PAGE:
This gave me the opportunity to finally explore the sounds of a quantised note progression and to see how good can this actually sound. The code complexity has also increased significantly as now I had to decide which note to play, make sure there is enough range but also not too sensitive. By experimenting I came to conclusion that it is probably possible to implement only two octaves. That was a compromise I could not get away from.
Also the decision was made that it is absolutely necessary to have both the quantised playing option as well as the linear option. I felt that that is something that musicians might appreciate and after all, that was the original idea. This was accessible via the onboard jumpers.
Also somewhere in that time I have coined the name SolarSounds. It just sounded modern and appropriate and the prototype worked like a charm.
This was the point I decided to make a proper PCB for the electronics and to make a simplification of the design using the knowledge I have gained by building prototypes and experimenting with PIC microcontroller features. One of the main simplifications was to remove the external Zener diode and work with internal Fixed Voltage Reference instead and to remove the discrete Piezo driver. One other consideration was to evaluate whether the Numerically Controlled Oscillator function was any good for making notes. To my disappointment, that was not precise enough so the old method using timers had to be used as it just gave a superior sound quality because of the way Microchip's NCO feature operates. Other major change was to add switches to enable the user to select notes. The idea was good but unfortunately, once I had the board built I realised how silly miniature the switches are and that there is actually not enough of them to realise my idea.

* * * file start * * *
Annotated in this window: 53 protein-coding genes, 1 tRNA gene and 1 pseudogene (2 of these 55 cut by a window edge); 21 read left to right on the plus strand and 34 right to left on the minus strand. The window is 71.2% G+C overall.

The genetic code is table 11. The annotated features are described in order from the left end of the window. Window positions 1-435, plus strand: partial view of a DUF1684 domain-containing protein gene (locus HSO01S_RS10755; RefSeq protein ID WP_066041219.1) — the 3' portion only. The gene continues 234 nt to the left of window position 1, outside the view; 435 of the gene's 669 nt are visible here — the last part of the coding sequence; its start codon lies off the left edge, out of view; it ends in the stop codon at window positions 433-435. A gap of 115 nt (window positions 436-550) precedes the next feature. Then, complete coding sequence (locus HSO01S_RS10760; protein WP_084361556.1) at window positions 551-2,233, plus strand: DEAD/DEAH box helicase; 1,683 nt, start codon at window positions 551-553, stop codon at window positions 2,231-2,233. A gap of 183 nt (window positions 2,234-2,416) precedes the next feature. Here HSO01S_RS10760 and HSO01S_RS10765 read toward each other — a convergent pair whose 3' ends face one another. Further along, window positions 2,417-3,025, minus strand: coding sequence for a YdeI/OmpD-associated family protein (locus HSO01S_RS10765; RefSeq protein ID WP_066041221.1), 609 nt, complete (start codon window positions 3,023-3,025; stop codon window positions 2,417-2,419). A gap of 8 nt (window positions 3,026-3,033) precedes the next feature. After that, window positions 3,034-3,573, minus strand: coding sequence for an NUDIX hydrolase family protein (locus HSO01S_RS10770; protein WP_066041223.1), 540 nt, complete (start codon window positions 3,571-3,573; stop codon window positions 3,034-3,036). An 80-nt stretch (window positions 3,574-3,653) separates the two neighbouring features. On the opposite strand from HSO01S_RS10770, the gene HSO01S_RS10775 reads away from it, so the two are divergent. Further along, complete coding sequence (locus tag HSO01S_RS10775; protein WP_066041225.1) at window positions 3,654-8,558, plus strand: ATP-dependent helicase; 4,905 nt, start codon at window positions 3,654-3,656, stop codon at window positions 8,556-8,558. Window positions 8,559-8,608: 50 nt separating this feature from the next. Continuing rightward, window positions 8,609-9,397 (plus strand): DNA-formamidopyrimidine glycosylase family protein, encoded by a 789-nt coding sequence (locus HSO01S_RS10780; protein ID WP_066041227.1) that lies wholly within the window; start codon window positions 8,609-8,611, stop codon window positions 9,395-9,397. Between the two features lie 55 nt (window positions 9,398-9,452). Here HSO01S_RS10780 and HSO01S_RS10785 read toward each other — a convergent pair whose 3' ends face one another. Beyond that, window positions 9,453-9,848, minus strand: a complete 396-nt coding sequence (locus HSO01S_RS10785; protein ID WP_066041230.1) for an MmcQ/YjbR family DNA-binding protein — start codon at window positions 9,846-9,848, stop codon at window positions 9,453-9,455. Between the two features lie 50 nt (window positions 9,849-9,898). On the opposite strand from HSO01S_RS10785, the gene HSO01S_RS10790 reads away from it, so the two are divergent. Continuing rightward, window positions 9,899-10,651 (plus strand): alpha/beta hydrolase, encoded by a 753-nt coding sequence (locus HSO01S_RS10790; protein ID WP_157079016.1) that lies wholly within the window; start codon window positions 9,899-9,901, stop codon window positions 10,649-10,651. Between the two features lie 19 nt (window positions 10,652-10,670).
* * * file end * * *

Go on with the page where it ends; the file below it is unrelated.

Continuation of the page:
That was a turning point where I decided that I need to sit down and seriously reconsider the design and features of the board. That is when the final SolarSounds was conceived.
Final version of SolarSounds was to have a big set of switches that will represent a full octave. With these switches, user can choose notes from an octave that he wants to be played. They can also double as menu selection switches. I also realised that there can be some extra features I have not considered like having preprogramed chords and scales, and to let user record his own note settings and arrange them on extra buttons that will allow the user to shuffle between the settings.
All of this meant a lot design work and this became a serious device and a project of mine.
Little by little the design was coined and soon the first boards were manufactured.